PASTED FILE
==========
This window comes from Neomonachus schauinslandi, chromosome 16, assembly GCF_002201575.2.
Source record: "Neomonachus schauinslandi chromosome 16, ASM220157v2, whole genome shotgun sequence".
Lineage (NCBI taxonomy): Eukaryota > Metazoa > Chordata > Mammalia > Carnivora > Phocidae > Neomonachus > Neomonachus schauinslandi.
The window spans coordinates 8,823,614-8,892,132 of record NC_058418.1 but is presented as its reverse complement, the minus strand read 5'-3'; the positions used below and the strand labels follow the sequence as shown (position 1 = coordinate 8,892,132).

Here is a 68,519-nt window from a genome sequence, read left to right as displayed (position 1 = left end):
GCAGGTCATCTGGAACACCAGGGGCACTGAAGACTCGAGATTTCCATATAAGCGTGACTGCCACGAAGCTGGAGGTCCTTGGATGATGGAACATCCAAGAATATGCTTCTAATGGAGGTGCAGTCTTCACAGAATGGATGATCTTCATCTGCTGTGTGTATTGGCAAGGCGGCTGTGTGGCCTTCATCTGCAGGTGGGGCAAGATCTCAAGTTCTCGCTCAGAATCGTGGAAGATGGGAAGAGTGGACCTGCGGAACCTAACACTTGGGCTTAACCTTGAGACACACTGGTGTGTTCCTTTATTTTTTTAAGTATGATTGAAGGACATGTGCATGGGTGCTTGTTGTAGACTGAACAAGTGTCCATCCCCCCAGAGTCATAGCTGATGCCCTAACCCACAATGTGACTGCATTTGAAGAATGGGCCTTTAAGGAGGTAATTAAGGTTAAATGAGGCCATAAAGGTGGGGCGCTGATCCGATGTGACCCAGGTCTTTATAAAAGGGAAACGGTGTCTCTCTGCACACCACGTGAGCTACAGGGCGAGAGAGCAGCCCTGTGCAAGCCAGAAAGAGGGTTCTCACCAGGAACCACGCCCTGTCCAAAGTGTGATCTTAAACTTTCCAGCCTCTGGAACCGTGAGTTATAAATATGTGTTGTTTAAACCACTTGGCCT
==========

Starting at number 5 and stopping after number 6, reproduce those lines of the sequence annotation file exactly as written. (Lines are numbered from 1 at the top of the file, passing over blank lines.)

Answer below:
Here is a 68,519-nt window from a genome sequence, read left to right as displayed (position 1 = left end):
GCAGGTCATCTGGAACACCAGGGGCACTGAAGACTCGAGATTTCCATATAAGCGTGACTGCCACGAAGCTGGAGGTCCTTGGATGATGGAACATCCAAGAATATGCTTCTAATGGAGGTGCAGTCTTCACAGAATGGATGATCTTCATCTGCTGTGTGTATTGGCAAGGCGGCTGTGTGGCCTTCATCTGCAGGTGGGGCAAGATCTCAAGTTCTCGCTCAGAATCGTGGAAGATGGGAAGAGTGGACCTGCGGAACCTAACACTTGGGCTTAACCTTGAGACACACTGGTGTGTTCCTTTATTTTTTTAAGTATGATTGAAGGACATGTGCATGGGTGCTTGTTGTAGACTGAACAAGTGTCCATCCCCCCAGAGTCATAGCTGATGCCCTAACCCACAATGTGACTGCATTTGAAGAATGGGCCTTTAAGGAGGTAATTAAGGTTAAATGAGGCCATAAAGGTGGGGCGCTGATCCGATGTGACCCAGGTCTTTATAAAAGGGAAACGGTGTCTCTCTGCACACCACGTGAGCTACAGGGCGAGAGAGCAGCCCTGTGCAAGCCAGAAAGAGGGTTCTCACCAGGAACCACGCCCTGTCCAAAGTGTGATCTTAAACTTTCCAGCCTCTGGAACCGTGAGTTATAAATATGTGTTGTTTAAACCACTTGGCCT